“I Try—” she began and then looked the way he was looking; down under the hill where lay a little, half-ruined cabin.

 “They are niggers,” she said briefly.

He looked at her. Suddenly a confusion came over her and she insisted, she knew not why.

“But they are niggers!”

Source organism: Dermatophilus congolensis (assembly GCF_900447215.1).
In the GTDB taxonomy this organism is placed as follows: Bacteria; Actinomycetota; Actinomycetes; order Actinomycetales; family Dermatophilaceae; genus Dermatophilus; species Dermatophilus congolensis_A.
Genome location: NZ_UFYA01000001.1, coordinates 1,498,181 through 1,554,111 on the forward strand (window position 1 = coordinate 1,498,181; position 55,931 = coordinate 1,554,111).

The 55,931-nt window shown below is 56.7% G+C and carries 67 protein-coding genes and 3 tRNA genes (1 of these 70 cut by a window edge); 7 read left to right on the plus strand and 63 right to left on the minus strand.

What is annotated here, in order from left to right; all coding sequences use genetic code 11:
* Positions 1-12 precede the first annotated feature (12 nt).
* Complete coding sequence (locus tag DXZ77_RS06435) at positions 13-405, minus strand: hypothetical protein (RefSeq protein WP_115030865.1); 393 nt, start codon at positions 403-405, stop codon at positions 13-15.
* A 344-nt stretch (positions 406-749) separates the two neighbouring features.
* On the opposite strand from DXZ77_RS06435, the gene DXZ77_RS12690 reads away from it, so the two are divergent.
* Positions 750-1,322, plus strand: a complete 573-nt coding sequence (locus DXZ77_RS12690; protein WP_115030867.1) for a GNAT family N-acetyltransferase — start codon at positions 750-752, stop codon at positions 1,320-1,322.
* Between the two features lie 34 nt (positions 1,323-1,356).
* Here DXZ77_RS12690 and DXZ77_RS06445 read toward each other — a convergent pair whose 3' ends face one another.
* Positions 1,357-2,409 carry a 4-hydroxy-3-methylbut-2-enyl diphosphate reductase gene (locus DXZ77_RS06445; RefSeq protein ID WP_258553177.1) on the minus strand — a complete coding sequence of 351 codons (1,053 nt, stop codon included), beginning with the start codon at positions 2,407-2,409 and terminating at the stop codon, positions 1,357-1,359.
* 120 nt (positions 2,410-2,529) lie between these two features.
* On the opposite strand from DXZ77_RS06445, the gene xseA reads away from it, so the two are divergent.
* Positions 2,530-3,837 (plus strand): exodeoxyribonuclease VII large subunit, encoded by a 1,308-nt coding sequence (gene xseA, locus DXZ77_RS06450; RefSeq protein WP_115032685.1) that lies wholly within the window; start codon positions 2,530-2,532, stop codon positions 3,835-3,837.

With a sudden impulse she arose and hurriedly lighted the lamp that stood just within the door, and held it above her head. She saw his dark face and curly hair. She shrieked in angry terror and rushed down the path, and just as she rushed down, the black convict came running up with hands outstretched. They met in midpath and before he could stop he had run against her and she fell heavily to earth and lay white and still. Here husband came rushing around the house with a cry and an oath.